All Guests Welcome

Please enjoy this old-ish but delightful Israeli movie: Ushpizin (2004), by Gidi Rand.

Everybody I know who has seen this movie loves this movie. It’s not a big group of people, but rather diverse: it includes me, my secular Jewish parents, my religious Jewish friends, and two non-Jewish Catholic guys I’ve dated.

Against an Israeli setting both literally and figuratively warm, and just exotic enough, a husband and wife who have “returned in repentance” – khozrim be-teshuvah, a Hebrew term describing formerly secular people who return to God, adopting an Orthodox Jewish faith and lifestyle – are childless, poor, and living “on every word that proceeds from the mouth of God” in part for lack of other options. One day they receive a bonanza of money, and spend most of it on doing the right thing for God – celebrating Sukkot (Feast of the Tabernacles) in a fitting manner. Some rather unseemly guests – ushpizin is Aramaic for ‘guests’ – then turn up. As Moshe and Mali continue, with increasing difficulty, to do the right thing and show them hospitality, through a combination of malice and hilarious foolishness the guests almost tear the couple apart. And in the end, as after the visit of the angels to Abraham and Sarah’s tabernacle, a child is born.

 Why do we all love this movie? I think it’s because it’s one of very few that’s all about religion, and at the same time is funny, well-made, and totally accessible. (This is in no small part because the actors portraying Moshe and Mali are themselves a “returning repentant” couple, and have written movie as well as starred in it.) Like the best movies about faith, its characters’ religious devotion turns them neither flat nor despicable nor incomprehensible: they have sins and conflicts and problems, and they deal with it like everyone else does, except that they also have hope and faith – and joy. Unlike almost any movie, its characters get away with full-body praise-singing and praise-dancing without anyone feeling the need to make snarky comments – you’re too busy being happy that they’re happy.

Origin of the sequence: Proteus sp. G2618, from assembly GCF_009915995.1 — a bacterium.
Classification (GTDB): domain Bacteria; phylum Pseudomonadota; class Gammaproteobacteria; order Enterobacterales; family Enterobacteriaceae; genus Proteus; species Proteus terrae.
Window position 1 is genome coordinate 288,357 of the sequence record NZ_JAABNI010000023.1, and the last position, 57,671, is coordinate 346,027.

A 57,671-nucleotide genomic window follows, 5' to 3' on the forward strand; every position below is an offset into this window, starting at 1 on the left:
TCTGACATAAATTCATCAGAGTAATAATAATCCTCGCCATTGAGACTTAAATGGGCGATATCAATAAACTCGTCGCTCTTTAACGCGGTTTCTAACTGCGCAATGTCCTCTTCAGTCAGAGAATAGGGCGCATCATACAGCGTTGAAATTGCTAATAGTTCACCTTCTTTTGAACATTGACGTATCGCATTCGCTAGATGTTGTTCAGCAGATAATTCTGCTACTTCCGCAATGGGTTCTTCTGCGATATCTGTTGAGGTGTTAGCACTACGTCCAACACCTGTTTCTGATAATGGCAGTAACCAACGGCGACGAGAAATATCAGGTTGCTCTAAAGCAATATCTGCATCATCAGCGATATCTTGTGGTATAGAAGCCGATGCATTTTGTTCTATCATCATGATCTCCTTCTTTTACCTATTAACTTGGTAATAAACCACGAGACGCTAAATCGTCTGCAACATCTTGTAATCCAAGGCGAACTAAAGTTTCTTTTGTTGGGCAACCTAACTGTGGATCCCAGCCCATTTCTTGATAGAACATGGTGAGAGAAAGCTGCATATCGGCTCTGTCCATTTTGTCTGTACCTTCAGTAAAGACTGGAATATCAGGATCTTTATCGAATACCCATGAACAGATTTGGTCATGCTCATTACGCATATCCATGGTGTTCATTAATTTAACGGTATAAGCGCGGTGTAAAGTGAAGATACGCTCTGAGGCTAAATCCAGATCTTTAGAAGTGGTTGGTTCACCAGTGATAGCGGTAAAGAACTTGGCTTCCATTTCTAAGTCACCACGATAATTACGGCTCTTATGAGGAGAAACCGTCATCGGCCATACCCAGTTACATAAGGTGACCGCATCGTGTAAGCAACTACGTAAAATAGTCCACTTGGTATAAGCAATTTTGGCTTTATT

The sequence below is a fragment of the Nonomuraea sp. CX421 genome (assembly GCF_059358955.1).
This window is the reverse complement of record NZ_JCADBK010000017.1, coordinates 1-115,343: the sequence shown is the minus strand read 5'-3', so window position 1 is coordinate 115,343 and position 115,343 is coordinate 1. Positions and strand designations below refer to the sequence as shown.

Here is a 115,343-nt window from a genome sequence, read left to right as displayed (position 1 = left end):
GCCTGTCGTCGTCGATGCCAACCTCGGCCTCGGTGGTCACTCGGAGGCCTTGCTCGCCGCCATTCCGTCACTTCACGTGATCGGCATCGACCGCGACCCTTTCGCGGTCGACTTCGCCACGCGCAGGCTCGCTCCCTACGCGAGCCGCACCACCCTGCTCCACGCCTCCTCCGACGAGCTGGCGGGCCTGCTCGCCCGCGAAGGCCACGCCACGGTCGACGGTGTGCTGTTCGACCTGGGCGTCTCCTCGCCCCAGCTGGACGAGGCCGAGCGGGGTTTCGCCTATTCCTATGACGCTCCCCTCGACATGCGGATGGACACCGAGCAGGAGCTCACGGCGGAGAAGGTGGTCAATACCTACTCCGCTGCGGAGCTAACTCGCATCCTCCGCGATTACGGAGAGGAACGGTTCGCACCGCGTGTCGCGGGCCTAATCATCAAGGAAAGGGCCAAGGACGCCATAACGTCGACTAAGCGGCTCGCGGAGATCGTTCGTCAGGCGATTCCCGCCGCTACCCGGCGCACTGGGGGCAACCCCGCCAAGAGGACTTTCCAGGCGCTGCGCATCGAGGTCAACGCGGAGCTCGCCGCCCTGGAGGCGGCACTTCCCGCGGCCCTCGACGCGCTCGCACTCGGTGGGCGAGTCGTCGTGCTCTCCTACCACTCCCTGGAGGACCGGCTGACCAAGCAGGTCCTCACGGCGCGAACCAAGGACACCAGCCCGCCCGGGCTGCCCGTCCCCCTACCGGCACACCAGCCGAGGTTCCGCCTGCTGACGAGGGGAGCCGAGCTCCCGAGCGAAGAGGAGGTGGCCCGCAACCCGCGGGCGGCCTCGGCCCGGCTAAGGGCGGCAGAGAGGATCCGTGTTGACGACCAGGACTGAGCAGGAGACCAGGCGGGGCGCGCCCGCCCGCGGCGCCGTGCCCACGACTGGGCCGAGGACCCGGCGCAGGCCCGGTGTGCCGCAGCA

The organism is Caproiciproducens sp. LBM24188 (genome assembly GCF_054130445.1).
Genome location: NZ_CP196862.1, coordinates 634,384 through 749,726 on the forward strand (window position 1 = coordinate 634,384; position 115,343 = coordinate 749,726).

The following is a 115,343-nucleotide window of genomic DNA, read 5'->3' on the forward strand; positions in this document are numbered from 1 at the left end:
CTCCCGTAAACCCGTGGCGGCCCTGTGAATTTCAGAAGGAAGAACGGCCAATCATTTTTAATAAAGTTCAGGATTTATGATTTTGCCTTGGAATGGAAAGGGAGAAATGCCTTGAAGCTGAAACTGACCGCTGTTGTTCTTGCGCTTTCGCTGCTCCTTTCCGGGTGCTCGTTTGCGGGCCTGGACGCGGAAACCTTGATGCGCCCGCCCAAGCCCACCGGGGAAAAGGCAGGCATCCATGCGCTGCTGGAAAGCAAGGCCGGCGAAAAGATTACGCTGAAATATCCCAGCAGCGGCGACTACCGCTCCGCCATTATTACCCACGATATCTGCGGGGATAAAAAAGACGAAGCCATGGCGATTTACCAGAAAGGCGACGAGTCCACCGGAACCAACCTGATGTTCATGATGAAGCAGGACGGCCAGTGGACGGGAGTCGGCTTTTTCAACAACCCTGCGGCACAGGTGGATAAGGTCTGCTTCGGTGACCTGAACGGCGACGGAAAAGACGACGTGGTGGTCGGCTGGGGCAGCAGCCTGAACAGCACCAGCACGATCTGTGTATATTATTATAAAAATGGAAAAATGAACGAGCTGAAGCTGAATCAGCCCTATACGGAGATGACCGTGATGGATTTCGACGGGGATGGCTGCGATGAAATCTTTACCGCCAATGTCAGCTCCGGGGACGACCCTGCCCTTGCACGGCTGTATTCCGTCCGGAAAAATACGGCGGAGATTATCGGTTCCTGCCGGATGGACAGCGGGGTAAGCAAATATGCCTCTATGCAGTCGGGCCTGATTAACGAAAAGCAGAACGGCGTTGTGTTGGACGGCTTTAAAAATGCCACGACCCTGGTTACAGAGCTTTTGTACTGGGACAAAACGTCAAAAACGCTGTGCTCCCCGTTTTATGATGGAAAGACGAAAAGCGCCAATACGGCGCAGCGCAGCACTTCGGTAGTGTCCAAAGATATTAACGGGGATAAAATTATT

In short, it’s the kind of movie every Evangelical Christian movie-maker wishes they could make, except it’s about Jews. And therefore, yet another reason I love it is that it makes it so heart-warmingly obvious – against, I’m sure, the wishes of its makers – just how much the two have in common.

Finally, I love this movie because it is about hospitality – a virtue that, if truly practiced, brings together believers and unbelievers, tax collectors and Pharisees; a virtue whose practitioners, like Moshe and Mali, leave room for God to show up unannounced and turn around their lives.


About The Groom's Family

I was born in Soviet Russia and grew up in Israel. I was baptized Orthodox Christian in 2006. Today my husband and I live in Northern Virginia. I would love to hear from you, so please leave a comment!
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2 Responses to All Guests Welcome

  1. Diana says:

    Okay, so first of all full disclosure: I have to admit that I hated this movie when I first watched it. Why would God grant them exactly what they were wishing for just when they started praying? Seemed a little too cut-and-dry for me. God usually doesn’t answer prayers so directly.

    But then a friend of mine connected it to a teaching from Rabbi Nachman of Breslav, who said that teshuva really happens when a person experiences “busha” – utter humiliation. That’s what happened to Moshe when he came home to find (something really embarrassing that I won’t give away) and ran into the forest to scream out to God (incidentally, they’re Breslavers, so the whole meditate-in-the-forest thing is one of their major traditions – hitbodedut – one of those funny reflexive Hebrew words that means something like “being built by building yourself from within”). This was, for Moshe, a major change – he had encountered a scenario that in the past would have made him lash out in anger, but here, instead of letting the anger take control of him, he runs to the forest to take it to God before he can hurt anyone else.

    What Rabbi Nachman meant was that you can put on all the skirts and long sleeves you want, go to shul, keep Shabbat, etc – but you’ve done nothing but changed external trappings until you’ve gone inward and dealt with the demons inside you, and *this* time, reacted differently. And that only happened to Moshe when he was utterly humiliated, and his past (the vile thing that his ushpizin were doing, which he could easily have done 10 years earlier) comes back to stare him in the face and jeer.

    What do you think? Can repentance happen without humiliation?

  2. Daniel Silver says:

    I’ll have to check it out, having worked in the Evangelical Christian film industry I will be interested to see how it compares.

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